Wednesday, October 15, 2008

From the dumper to the dumpster © by adrian Part 2 of 2

The house is a disaster. Walls and parts of the ceiling have caved in and broken drywall is lying about on various areas of the floor. There is about two inches of water over all the visible floors. Even though the water was turned off the night before it's still dripping down the stairs and through the ceiling. I quickly go downstairs and reconfirm that the water is indeed turned off. The water that's still dripping is just what has saturated the walls and carpets from a two day onslaught of running water. The phone is still dead and I guess it shorted out from the water, thus precipitating the unscheduled house check.

Thirty minutes later the front doorbell goes. Linda has phoned the next door neighbor and wants to talk to me. She has already arranged for the insurance adjuster to start the recovery process, and at eleven a.m. someone will be here to inspect the damage and determine what needs to be done. I let her know what to expect when she returns home.

I return and slog through water continuing to look for some explanation of what happened. This house has always had a slight shift toward the front so I discover the back areas of the house are untouched. The bedroom and my computer/hobby room which is filled to the brim with electronics and camera equipment on the second floor are completely dry. The kitchen and living room at the back of the house on the first floor are also mostly dry.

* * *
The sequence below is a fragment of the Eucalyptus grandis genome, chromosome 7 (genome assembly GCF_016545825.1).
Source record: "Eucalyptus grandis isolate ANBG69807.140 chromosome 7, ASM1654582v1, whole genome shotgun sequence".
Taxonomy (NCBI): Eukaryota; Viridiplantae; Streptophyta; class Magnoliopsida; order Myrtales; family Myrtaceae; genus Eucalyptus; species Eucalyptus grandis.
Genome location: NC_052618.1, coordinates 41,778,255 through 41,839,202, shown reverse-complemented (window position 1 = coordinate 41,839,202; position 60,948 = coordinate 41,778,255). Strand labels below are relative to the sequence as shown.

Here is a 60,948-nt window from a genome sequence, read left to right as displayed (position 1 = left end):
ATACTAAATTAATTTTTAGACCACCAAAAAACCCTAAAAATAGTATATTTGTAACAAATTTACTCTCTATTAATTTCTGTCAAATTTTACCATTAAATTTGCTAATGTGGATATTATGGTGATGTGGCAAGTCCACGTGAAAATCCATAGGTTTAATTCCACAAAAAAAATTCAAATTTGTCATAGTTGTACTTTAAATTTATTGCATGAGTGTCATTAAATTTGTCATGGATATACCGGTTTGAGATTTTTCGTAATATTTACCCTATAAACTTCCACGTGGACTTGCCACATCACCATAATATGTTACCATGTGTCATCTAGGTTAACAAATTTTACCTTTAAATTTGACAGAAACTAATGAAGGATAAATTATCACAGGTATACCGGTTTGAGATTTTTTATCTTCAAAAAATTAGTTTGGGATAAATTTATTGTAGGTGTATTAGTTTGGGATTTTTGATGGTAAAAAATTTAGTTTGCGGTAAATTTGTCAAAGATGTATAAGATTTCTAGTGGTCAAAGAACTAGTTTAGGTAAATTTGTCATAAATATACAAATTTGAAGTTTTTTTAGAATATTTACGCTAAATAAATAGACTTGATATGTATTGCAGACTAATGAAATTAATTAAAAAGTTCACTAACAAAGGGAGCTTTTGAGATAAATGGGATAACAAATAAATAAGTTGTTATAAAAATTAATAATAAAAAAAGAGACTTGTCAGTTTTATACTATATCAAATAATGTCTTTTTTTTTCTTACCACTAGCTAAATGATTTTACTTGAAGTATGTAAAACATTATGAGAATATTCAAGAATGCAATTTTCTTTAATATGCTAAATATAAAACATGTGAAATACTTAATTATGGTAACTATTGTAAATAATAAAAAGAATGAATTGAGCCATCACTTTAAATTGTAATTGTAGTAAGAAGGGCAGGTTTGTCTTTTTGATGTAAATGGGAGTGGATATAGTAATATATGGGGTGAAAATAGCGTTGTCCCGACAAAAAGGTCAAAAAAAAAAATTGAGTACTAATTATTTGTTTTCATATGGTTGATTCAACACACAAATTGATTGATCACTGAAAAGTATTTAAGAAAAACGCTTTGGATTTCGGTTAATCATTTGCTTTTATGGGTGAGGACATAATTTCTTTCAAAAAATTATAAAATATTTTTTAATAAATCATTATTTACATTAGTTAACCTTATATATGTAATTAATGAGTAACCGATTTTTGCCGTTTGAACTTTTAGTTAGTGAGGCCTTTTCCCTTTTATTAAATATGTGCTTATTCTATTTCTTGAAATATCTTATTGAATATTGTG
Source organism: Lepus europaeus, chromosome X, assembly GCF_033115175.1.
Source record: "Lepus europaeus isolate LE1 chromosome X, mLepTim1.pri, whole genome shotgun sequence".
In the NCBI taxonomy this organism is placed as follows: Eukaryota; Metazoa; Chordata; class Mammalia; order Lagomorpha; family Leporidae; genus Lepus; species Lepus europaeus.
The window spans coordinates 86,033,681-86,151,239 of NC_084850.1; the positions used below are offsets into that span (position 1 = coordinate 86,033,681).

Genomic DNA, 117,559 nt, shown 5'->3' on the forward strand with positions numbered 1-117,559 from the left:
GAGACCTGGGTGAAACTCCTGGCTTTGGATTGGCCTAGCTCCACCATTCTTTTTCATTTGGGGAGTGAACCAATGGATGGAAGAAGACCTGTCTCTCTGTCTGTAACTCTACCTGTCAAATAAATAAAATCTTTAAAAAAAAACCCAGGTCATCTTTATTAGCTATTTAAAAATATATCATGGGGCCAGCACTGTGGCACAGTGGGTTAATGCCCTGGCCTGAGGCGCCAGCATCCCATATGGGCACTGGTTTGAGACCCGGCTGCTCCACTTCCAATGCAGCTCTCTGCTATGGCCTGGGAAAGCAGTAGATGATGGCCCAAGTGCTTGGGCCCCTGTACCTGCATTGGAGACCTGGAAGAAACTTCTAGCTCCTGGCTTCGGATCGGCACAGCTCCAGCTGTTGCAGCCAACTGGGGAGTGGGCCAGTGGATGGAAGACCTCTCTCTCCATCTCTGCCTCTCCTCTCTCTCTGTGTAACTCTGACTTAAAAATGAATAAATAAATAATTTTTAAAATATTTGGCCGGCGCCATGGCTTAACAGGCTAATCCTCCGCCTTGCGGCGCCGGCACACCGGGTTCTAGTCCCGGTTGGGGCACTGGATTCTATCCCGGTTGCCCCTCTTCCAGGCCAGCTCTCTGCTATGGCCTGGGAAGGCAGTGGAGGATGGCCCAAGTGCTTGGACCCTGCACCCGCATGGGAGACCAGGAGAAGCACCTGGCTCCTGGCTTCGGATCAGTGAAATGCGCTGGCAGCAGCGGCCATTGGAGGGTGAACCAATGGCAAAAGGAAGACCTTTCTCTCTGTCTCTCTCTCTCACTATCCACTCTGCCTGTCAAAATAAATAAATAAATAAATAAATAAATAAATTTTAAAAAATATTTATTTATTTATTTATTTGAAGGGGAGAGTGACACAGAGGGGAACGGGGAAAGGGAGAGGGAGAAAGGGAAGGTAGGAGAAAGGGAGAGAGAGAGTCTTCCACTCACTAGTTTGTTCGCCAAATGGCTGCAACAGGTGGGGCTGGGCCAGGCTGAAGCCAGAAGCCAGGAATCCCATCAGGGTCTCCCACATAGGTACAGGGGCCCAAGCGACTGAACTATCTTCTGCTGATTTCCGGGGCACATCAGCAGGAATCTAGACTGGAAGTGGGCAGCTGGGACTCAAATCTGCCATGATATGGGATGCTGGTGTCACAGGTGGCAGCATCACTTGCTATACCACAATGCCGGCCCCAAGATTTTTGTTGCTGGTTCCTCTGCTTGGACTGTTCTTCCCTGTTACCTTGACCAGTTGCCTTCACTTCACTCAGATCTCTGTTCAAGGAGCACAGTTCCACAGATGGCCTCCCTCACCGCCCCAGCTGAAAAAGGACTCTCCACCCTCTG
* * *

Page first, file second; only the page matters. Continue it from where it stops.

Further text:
The tank in the second floor toilet is empty, so I reason it may have cracked and started this whole mess. If the toilet tank breaks the water will just continue to run full blast. I turn off its supply line and go downstairs and hesitantly turn the main water back on. I quickly run back upstairs to see or hear if water is leaking from anywhere else. I also check if there is hot water and everything seems fine.

We have a toilet in the basement that still works so with some heavy boots on, this place is actually more or less habitable. Already I start to daydream that we may reach a new plateau of personal exploration. I envision Linda running around in something flimsy with big work boots on. Some new unexplored sexual fantasy may emerge. Life is good.

We brought home an antique outhouse toilet from the cottage and set it up in the garden a few weeks ago so we would also be able to use that.

Well, maybe not.

I picture Linda waking me in the middle of each night asking me where we left the flashlight so she can find her way outside.